1/02/2012

An Introduction to 40k Metrics

Number muching. It's a tough job, but somebody's gotta do it.


I've put together this article as a summarized introduction to Nikephoros' 40k Metrics system. 40k Metrics is a benchmarking system designed for the evaluation of the effectiveness of lists. I'll state right now that this isn't a guaranteed method of designing winning lists. It's designed as a tool to compare lists together that are of the same army and a similar type/theme. It won't work for comparing Space Marines to Dark Eldar, for instance, as the armies function with vast differences from each other and their units serve different purposes, as well. So what does it do? It allows you to compare, let's say, two different Imperial Guard gun line lists to see if a newer list can match similar firepower to a list that has established effectiveness or something similar. Let's take a closer look.



The system itself is quite simple, though it does require a lot of tedious math. Fortunately, 40k works in fractions of sixths and elevenths, so you see a lot of common numbers. You'll use all of these numbers to find out statistics for 4 different categories. Each of these categories is calculated for each unit in an army list, and then the sum of all the units respective categories are combined to produce the list's total rating. This rating is where you can garner a degree of how useful the list will be. The 4 categories are as follows: Dead MEQ Shooting (DMS), Dead MEQ in Close Combat (DMCC), Dead Rhinos Per Game (DRPG), and Dead Land Raiders Per Game (DLRPG). As you've no doubt noticed, these are all based around marine units. This is because MEQ armies are currently the most common army you'll fight (supposedly) at any given time, and it's also generally accepted that any list that can handle an MEQ list with ease should do suitably well against GEQ lists as well. So, let's break down what each category means...


Dead MEQ Shooting (DMS): This is how many marines a unit could kill in one round of shooting from 12" away. So, we'll use a unit of tactical marines as an example. They all have bolt guns and bolt pistols, except the Sgt. who has a Combi-Melta and a Power Weapon. So, in one round of shooting, you have 20 shots (the Sgt. would reserve the Melta for vehicles) at BS4 which means 3+ to hit which translates to 66% of the shots hitting (20*.66) = 13.2 hits. Now in order to wound you need 4+ because of S4 vs T4 meaning you wound 50% of the time (13.2*.50) = 6.6 wounds. Of the wounds you've generated, only 1/3 make it past the 3+ armor save so, (6.6*.33) = 2.18 DMS for the unit. You'd calculate the DMS for every unit in your list and add them together to find the total potential for your whole army.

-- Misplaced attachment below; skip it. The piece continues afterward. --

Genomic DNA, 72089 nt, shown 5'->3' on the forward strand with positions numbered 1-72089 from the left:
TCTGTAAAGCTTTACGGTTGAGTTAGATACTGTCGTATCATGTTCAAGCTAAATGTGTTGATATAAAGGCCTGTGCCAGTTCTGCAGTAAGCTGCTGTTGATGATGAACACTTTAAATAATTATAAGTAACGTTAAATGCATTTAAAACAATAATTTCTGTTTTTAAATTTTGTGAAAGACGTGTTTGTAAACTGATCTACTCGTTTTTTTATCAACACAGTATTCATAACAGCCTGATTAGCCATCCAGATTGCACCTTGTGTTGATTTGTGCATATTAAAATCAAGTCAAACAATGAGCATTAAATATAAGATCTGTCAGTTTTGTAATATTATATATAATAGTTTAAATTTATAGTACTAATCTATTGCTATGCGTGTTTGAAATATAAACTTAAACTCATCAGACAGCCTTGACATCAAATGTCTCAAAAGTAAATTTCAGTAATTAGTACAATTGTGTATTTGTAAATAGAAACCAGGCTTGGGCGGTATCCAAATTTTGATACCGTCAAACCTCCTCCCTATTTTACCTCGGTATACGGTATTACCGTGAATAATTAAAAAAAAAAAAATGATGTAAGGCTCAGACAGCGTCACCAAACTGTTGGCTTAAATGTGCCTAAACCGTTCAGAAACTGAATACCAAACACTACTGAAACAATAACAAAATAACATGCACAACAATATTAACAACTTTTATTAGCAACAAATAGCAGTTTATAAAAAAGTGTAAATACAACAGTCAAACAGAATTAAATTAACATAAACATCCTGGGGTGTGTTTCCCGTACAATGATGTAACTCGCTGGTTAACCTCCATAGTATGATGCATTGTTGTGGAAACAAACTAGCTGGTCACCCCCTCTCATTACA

Dead MEQ in Close Combat (DMCC): This is how many marines a unit could kill in one round of close combat when they have the charge. I'll be using the unit described in the entry above to work out an example. Try to keep up. So, 18 regular attacks and 3 Power Weapon attacks at WS4 vs WS4 means you need 4+ to hit or 50%, so you'd get (18*.50) = 9 regular hits and (3*.50) = 1.5 Power Weapon hits. To wound, you need 4+ or 50% so you'd have (9*.50) = 4.5 wounds and (1.5*.5) = .75 unsavable wounds. From there, you'd subtract the armor saves from the regular attacks taking out 2/3 of them for the 3+ save. This would give you (4.5*.33) = 1.49 unsaved wounds plus the ones from the Power Weapon (1.49+.75) = 2.24 DMCC for the unit. Again, you apply this across your whole list to determine your close combat effectiveness.


Dead Rhinos Per Game (DRPG): This is how many penetrating hits a unit can get on a rhino (since it's a common sight and equivalent to most light armor) through the course of a game. That last part is important. Unlike the other 2 numbers, this is how effective a unit can be against light armored targets throughout a whole game. So, again, using the unit described above, we'll figure out the number. Now, it's important to remember here that only units solely dedicated to fighting transports in close combat will use a close combat score (ie: Terminators with Chain Fists, Monstrous Creatures, Etc.) and also do so in lieu of shooting, while normal units will use their shooting capability. Since the unit from above has a Combi-Melta, we'll be using that and we'll also assume that the player was able to get it into range for it's bonus. So, we have 1 shot at BS4 (1*.66) = .66 hits. Here's where it gets a little tricky, now we need to figure out what we'd have to roll for a penetrating hit. The armor value is 11, but with the Melta we get 2 d6 for our roll as opposed to 1. You'd need to roll 12+ and since you can't roll 1 with 2 dice, the denominator of the fraction is instead, out of 11. So, you'd have [.66*(7/11)] = .42 penetrating hits. Now, with other weapons that could be fired more than once, you'd multiply this final number by 5 to get the number of penetrating hits for the game, but since we have a Combi-Melta in this unit, the number of dead Rhinos (penetrations, NOT destroyed results) stands at .42 for a game.